10 More Great Films Kids Should Watch (But Probably Won’t)

A sequel list for the more discerning parent

Brad Williams



In March 2011, following some unusual circumstances at a screening of Contagion, I wrote a list of 10 Great Films Kids Should Watch, But Probably Won’t. For a medium that has literally thousands of films to choose from, now seems like a prudent time to go beyond the previous 10, and give some more suggestions.

It is clearly indicated by your responses to the last list, that many of you WhatCulturenareans really buy into and appreciate this idea of giving children a taste of cinema’s past. There is indeed a whole world beyond the family films of today, and I hope you enjoy some of my new suggestions.

Please feel free to make some of your own submissions as well. I look forward to reading your comments.

10. The Mummy (1932)


At once a truly magical yet terrifying entry in Unversal’s cannon of early monster movies, The Mummy is a great way to introduce your children to ‘soft’ horror, and an excellent opportunity to explore some of the more Stand-By-Me-elements of youth: namely death. Boris Karloff is, and will likely remain, one of the greatest character actors of film history, and is someone that should be as common in children’s dialogue, as Justin Bieber and Robert Pattinson. After a very unsettling opening sequence, The Mummy simmers down into a more restrained yet undeniably entertaining tale of love and betrayal. You may have to deal with the kiddies having a nightmare or two for a few nights after, but im sure any parent would rather this, than little Jimmy getting his first view into horror by the plastic inferiority and graphic repugnancy of today’s ‘gorno’ traditions.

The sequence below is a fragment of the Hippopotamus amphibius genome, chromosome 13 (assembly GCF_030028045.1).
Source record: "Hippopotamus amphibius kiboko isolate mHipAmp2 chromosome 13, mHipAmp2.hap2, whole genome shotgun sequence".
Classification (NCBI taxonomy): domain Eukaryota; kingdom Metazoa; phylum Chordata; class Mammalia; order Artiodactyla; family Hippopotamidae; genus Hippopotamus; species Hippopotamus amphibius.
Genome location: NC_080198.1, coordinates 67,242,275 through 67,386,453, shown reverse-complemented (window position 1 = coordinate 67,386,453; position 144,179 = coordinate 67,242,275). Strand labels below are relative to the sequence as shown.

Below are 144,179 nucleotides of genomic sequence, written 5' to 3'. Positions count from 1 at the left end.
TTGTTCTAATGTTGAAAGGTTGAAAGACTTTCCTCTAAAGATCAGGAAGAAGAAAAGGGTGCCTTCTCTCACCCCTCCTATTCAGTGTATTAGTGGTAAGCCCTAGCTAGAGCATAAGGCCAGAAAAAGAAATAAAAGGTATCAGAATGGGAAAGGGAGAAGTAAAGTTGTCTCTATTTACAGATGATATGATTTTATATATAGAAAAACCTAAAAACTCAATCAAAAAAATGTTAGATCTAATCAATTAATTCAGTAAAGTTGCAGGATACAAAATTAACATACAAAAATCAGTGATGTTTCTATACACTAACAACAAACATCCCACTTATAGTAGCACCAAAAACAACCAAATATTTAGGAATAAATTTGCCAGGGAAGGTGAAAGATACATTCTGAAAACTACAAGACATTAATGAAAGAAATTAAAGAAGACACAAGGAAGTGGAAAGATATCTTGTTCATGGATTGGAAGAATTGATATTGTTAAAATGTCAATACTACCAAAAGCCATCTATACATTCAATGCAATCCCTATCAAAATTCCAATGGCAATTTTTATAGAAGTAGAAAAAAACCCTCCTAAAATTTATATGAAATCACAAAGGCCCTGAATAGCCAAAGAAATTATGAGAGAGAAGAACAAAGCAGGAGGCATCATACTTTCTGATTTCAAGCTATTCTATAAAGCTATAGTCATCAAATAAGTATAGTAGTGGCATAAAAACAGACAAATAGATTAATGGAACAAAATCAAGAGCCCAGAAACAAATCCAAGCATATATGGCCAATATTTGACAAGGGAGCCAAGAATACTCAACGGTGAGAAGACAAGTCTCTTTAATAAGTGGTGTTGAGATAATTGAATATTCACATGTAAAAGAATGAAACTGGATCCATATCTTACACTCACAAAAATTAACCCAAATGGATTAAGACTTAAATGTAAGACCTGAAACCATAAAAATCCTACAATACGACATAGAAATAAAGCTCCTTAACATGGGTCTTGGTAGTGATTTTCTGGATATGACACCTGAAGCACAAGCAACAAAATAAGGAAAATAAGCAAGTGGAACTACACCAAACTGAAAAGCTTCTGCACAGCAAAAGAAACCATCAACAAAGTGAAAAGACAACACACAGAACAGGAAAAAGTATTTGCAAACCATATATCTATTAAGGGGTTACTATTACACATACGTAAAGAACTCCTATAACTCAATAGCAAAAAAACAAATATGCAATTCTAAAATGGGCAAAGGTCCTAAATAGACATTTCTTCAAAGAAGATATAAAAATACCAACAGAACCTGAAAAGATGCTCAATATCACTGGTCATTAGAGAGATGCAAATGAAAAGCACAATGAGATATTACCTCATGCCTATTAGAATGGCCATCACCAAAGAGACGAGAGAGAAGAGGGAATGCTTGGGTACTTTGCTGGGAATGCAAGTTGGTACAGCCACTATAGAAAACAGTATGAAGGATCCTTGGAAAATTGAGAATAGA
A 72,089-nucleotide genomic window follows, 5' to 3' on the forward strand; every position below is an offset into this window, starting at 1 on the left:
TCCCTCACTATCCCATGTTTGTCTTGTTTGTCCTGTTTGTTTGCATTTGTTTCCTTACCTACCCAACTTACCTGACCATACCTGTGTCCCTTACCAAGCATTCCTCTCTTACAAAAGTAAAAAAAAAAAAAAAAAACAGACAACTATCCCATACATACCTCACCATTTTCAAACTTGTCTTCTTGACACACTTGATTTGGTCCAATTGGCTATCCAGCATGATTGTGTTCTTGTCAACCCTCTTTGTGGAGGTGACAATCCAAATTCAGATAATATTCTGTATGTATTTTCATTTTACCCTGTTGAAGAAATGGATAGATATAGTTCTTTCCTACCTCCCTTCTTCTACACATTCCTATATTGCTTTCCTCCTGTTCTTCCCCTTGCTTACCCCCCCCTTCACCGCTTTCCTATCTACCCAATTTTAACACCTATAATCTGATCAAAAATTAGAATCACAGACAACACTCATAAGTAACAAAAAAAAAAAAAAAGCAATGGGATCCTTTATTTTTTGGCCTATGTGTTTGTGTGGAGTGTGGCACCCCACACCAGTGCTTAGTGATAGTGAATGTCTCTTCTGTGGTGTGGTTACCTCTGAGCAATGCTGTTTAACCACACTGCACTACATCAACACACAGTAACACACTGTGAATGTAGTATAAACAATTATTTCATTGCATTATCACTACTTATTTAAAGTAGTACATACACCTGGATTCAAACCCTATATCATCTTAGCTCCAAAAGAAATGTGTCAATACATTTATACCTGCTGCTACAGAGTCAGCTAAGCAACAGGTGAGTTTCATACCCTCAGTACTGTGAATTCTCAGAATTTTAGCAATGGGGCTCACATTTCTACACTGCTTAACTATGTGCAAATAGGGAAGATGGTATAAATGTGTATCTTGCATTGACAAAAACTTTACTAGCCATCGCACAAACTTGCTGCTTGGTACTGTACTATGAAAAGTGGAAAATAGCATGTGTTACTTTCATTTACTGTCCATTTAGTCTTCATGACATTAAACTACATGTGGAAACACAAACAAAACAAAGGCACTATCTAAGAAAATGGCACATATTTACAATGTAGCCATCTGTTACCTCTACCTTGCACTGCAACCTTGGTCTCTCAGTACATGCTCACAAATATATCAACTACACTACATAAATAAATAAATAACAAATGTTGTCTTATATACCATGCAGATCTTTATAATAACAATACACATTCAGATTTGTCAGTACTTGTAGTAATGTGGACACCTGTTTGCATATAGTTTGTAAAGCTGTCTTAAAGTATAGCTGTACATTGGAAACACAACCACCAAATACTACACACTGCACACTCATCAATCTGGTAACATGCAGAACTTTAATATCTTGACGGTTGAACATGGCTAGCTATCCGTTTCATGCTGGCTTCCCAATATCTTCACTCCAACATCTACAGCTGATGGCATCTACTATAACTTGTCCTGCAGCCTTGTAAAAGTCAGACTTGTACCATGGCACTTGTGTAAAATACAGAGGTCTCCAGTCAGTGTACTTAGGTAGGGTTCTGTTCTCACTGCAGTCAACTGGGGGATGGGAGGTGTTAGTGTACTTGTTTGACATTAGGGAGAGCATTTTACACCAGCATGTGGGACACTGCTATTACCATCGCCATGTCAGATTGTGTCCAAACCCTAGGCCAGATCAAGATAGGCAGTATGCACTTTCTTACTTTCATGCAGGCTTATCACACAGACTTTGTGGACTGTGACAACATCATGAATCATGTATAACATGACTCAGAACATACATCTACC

Parental Benefits:
Any child, who does not grow up with tales of Pharaohs’ curses and Howard Carter, is missing some serious flavor to their imagination. The Mummy is a great gateway into peeking their interests in one of histories most mystical periods.